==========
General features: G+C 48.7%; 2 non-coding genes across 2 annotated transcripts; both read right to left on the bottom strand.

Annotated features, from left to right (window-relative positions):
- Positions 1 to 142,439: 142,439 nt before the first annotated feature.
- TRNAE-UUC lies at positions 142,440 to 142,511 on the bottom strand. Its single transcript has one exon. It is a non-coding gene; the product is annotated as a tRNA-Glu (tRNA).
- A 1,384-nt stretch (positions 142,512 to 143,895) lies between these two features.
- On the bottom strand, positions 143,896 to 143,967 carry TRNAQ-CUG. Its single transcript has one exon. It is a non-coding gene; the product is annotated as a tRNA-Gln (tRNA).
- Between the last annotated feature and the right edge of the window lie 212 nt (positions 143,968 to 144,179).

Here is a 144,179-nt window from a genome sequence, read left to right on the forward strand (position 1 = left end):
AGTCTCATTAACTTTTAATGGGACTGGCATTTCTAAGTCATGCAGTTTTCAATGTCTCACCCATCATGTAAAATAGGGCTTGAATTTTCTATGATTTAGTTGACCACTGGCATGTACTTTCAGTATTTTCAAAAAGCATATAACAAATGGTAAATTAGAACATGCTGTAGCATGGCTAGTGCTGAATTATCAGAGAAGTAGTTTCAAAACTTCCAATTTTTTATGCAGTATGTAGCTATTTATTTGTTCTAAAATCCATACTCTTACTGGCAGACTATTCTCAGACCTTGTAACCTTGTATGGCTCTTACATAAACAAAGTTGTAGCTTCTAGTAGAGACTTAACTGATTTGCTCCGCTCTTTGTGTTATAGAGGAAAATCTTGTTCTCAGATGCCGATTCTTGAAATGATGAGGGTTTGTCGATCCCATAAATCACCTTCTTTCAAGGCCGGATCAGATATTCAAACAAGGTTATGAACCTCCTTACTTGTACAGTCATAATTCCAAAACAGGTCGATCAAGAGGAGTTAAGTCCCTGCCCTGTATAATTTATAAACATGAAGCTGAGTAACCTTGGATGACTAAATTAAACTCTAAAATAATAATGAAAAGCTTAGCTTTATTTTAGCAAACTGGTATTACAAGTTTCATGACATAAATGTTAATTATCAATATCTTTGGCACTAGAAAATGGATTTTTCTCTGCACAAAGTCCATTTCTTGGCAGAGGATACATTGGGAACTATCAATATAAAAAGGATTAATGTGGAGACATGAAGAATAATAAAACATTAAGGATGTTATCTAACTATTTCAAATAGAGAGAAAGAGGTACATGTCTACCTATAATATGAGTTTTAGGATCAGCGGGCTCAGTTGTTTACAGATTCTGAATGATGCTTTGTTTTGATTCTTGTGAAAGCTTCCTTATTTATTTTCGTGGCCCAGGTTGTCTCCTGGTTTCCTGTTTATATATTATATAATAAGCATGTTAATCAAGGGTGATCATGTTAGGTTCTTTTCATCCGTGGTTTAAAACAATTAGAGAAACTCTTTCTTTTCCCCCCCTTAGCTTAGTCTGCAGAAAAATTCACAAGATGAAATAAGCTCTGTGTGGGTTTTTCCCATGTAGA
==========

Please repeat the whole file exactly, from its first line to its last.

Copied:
General features: G+C 48.7%; 2 non-coding genes across 2 annotated transcripts; both read right to left on the bottom strand.

Annotated features, from left to right (window-relative positions):
- Positions 1 to 142,439: 142,439 nt before the first annotated feature.
- TRNAE-UUC lies at positions 142,440 to 142,511 on the bottom strand. Its single transcript has one exon. It is a non-coding gene; the product is annotated as a tRNA-Glu (tRNA).
- A 1,384-nt stretch (positions 142,512 to 143,895) lies between these two features.
- On the bottom strand, positions 143,896 to 143,967 carry TRNAQ-CUG. Its single transcript has one exon. It is a non-coding gene; the product is annotated as a tRNA-Gln (tRNA).
- Between the last annotated feature and the right edge of the window lie 212 nt (positions 143,968 to 144,179).

Here is a 144,179-nt window from a genome sequence, read left to right on the forward strand (position 1 = left end):
AGTCTCATTAACTTTTAATGGGACTGGCATTTCTAAGTCATGCAGTTTTCAATGTCTCACCCATCATGTAAAATAGGGCTTGAATTTTCTATGATTTAGTTGACCACTGGCATGTACTTTCAGTATTTTCAAAAAGCATATAACAAATGGTAAATTAGAACATGCTGTAGCATGGCTAGTGCTGAATTATCAGAGAAGTAGTTTCAAAACTTCCAATTTTTTATGCAGTATGTAGCTATTTATTTGTTCTAAAATCCATACTCTTACTGGCAGACTATTCTCAGACCTTGTAACCTTGTATGGCTCTTACATAAACAAAGTTGTAGCTTCTAGTAGAGACTTAACTGATTTGCTCCGCTCTTTGTGTTATAGAGGAAAATCTTGTTCTCAGATGCCGATTCTTGAAATGATGAGGGTTTGTCGATCCCATAAATCACCTTCTTTCAAGGCCGGATCAGATATTCAAACAAGGTTATGAACCTCCTTACTTGTACAGTCATAATTCCAAAACAGGTCGATCAAGAGGAGTTAAGTCCCTGCCCTGTATAATTTATAAACATGAAGCTGAGTAACCTTGGATGACTAAATTAAACTCTAAAATAATAATGAAAAGCTTAGCTTTATTTTAGCAAACTGGTATTACAAGTTTCATGACATAAATGTTAATTATCAATATCTTTGGCACTAGAAAATGGATTTTTCTCTGCACAAAGTCCATTTCTTGGCAGAGGATACATTGGGAACTATCAATATAAAAAGGATTAATGTGGAGACATGAAGAATAATAAAACATTAAGGATGTTATCTAACTATTTCAAATAGAGAGAAAGAGGTACATGTCTACCTATAATATGAGTTTTAGGATCAGCGGGCTCAGTTGTTTACAGATTCTGAATGATGCTTTGTTTTGATTCTTGTGAAAGCTTCCTTATTTATTTTCGTGGCCCAGGTTGTCTCCTGGTTTCCTGTTTATATATTATATAATAAGCATGTTAATCAAGGGTGATCATGTTAGGTTCTTTTCATCCGTGGTTTAAAACAATTAGAGAAACTCTTTCTTTTCCCCCCCTTAGCTTAGTCTGCAGAAAAATTCACAAGATGAAATAAGCTCTGTGTGGGTTTTTCCCATGTAGA